That set off a wave of reactions Thursday and added a layer of anticipation to Harbaugh’s scheduled time at the podium Friday morning at the Hilton Chicago.
When a reporter asked Harbaugh if he had any regrets about what he said about Meyer or if he wanted to add any context, the Michigan coach replied no.
“I don't see any — no context you should know about,” Harbaugh said. “I don't think it was anything that was anything new or anything of a bombshell. It's things that many of you all understand and have written about.”
Meyer went 83-9 at Ohio State and won three Big Ten championships and the 2014 national championship. All seven of his Buckeye squads beat Michigan (including a 4-0 mark against the Wolverines with Harbaugh at the helm) and won at least a share of their Big Ten division title.
Including stops at Bowling Green, Utah and Florida, Meyer went 187-32 as a head coach, and his .853 winning percentage is the third-best of all time.
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He won a pair of national titles at Florida, but his program also had a reputation for harboring bad actors during Meyer’s time in Gainesville.
His last year at Ohio State was marked by an investigation into how he handled allegations former assistant coach Zach Smith abused his then-wife. Although Meyer was cleared of that, he missed all of the 2018 preseason and was suspended for three games after being found to have mismanaged the employment of Smith.
He has been replaced by Ryan Day, who was an assistant on Meyer’s staff the past two seasons and served as interim head coach during Meyer’s suspension.
The change at the top and need to find a new starting quarterback could open the door for the Wolverines to make their first Big Ten championship game, expectations Harbaugh embraces.
"I feel like our team is in a really good place,” Harbaugh said. “Young, enthusiastic team with players with a lot of good experience. I feel really good about our coaching staff, and like I said, I feel like it's good, it's tight, and we're proceeding on a daily basis to make it even tighter, even better.”
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The Wolverines return eight starters on offense but only five on defense.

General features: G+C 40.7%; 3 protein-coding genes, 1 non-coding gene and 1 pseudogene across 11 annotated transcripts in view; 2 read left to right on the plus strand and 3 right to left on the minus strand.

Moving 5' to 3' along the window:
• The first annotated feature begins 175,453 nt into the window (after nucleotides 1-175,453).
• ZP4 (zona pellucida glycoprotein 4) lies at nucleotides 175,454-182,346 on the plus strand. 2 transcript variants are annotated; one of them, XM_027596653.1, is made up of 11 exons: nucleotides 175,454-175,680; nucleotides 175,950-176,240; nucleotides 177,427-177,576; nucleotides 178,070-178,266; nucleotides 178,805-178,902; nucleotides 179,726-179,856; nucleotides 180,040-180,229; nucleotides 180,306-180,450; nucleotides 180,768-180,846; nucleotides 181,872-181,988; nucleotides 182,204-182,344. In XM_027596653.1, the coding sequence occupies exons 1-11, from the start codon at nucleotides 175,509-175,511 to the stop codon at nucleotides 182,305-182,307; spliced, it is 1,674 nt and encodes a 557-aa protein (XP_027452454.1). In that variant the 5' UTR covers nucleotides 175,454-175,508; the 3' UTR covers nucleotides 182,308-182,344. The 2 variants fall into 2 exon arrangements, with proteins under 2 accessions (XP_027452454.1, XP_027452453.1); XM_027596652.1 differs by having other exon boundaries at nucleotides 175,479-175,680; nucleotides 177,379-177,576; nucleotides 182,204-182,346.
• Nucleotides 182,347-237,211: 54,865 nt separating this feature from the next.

Much of the excitement around the team centers on the return of quarterback Shea Patterson, who will be operating what is expected to be a more open offense installed by new offensive coordinator Josh Gattis.
Gattis, who was co-offensive coordinator at Alabama last season, is one of three news assistants on Harbaugh’s staff.
He also had to replaced Greg Mattison and Al Washington after the pair opted to join Day’s staff in Columbus, something Harbaugh was not interested in discussing Friday.
“I don't really have any thoughts on that anymore,” Harbaugh said. “I'll just refer you back to the comments that I made about I really love our staff at the University of Michigan right now.”
The Wolverines will run more of a run-pass option, shotgun-based offense this season.
To fulfill its expectations, Harbaugh’s team will in all likelihood have to beat Ohio State for the first time since 2011 when Kettering native Brady Hoke led the Wolverines to a win over a Buckeye team led by interim coach Luke Fickell.
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“That's the goal,” Harbaugh said of beating the Buckeyes, winning the Big Ten and making the CFP. "That's what drives you. That's what starts you off. That's what gets you moving. And then how you go from there is on a daily basis, you are focused, with disciplined thinking of the task at hand and the process, the process of realizing those goals and making those goals happen.
“Yeah, doing that (requires being) better disciplined thinkers, better focus on tasks day by day. That's how we're going about it.”